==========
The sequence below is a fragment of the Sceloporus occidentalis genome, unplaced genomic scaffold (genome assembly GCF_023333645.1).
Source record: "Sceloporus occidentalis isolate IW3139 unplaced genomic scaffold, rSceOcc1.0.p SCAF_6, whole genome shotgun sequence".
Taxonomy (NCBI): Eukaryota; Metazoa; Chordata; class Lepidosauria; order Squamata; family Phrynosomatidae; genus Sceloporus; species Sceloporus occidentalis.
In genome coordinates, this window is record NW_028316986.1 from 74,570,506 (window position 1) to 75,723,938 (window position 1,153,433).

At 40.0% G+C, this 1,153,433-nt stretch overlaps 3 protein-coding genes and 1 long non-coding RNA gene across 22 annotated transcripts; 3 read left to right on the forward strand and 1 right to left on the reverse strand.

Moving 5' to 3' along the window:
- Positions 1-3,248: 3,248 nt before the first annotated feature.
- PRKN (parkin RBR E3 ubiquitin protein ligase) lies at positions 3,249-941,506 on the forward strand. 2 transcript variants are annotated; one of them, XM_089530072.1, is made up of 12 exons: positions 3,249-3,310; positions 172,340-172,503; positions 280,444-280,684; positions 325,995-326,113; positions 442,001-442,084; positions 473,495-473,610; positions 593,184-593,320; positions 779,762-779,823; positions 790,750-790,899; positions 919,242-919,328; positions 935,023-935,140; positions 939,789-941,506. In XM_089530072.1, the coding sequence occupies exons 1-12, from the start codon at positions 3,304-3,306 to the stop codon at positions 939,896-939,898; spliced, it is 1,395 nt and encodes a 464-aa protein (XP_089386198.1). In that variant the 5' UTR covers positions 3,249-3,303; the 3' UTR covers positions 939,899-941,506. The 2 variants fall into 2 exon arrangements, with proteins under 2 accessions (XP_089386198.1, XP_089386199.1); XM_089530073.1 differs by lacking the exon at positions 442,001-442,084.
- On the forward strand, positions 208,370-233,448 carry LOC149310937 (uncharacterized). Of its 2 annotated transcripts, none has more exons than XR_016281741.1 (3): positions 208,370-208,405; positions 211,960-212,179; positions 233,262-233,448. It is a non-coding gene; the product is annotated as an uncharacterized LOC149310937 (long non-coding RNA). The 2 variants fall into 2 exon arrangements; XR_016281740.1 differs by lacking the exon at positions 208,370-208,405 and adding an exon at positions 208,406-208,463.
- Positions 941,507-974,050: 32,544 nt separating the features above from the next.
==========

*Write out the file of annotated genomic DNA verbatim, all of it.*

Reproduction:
The sequence below is a fragment of the Sceloporus occidentalis genome, unplaced genomic scaffold (genome assembly GCF_023333645.1).
Source record: "Sceloporus occidentalis isolate IW3139 unplaced genomic scaffold, rSceOcc1.0.p SCAF_6, whole genome shotgun sequence".
Taxonomy (NCBI): Eukaryota; Metazoa; Chordata; class Lepidosauria; order Squamata; family Phrynosomatidae; genus Sceloporus; species Sceloporus occidentalis.
In genome coordinates, this window is record NW_028316986.1 from 74,570,506 (window position 1) to 75,723,938 (window position 1,153,433).

At 40.0% G+C, this 1,153,433-nt stretch overlaps 3 protein-coding genes and 1 long non-coding RNA gene across 22 annotated transcripts; 3 read left to right on the forward strand and 1 right to left on the reverse strand.

Moving 5' to 3' along the window:
- Positions 1-3,248: 3,248 nt before the first annotated feature.
- PRKN (parkin RBR E3 ubiquitin protein ligase) lies at positions 3,249-941,506 on the forward strand. 2 transcript variants are annotated; one of them, XM_089530072.1, is made up of 12 exons: positions 3,249-3,310; positions 172,340-172,503; positions 280,444-280,684; positions 325,995-326,113; positions 442,001-442,084; positions 473,495-473,610; positions 593,184-593,320; positions 779,762-779,823; positions 790,750-790,899; positions 919,242-919,328; positions 935,023-935,140; positions 939,789-941,506. In XM_089530072.1, the coding sequence occupies exons 1-12, from the start codon at positions 3,304-3,306 to the stop codon at positions 939,896-939,898; spliced, it is 1,395 nt and encodes a 464-aa protein (XP_089386198.1). In that variant the 5' UTR covers positions 3,249-3,303; the 3' UTR covers positions 939,899-941,506. The 2 variants fall into 2 exon arrangements, with proteins under 2 accessions (XP_089386198.1, XP_089386199.1); XM_089530073.1 differs by lacking the exon at positions 442,001-442,084.
- On the forward strand, positions 208,370-233,448 carry LOC149310937 (uncharacterized). Of its 2 annotated transcripts, none has more exons than XR_016281741.1 (3): positions 208,370-208,405; positions 211,960-212,179; positions 233,262-233,448. It is a non-coding gene; the product is annotated as an uncharacterized LOC149310937 (long non-coding RNA). The 2 variants fall into 2 exon arrangements; XR_016281740.1 differs by lacking the exon at positions 208,370-208,405 and adding an exon at positions 208,406-208,463.
- Positions 941,507-974,050: 32,544 nt separating the features above from the next.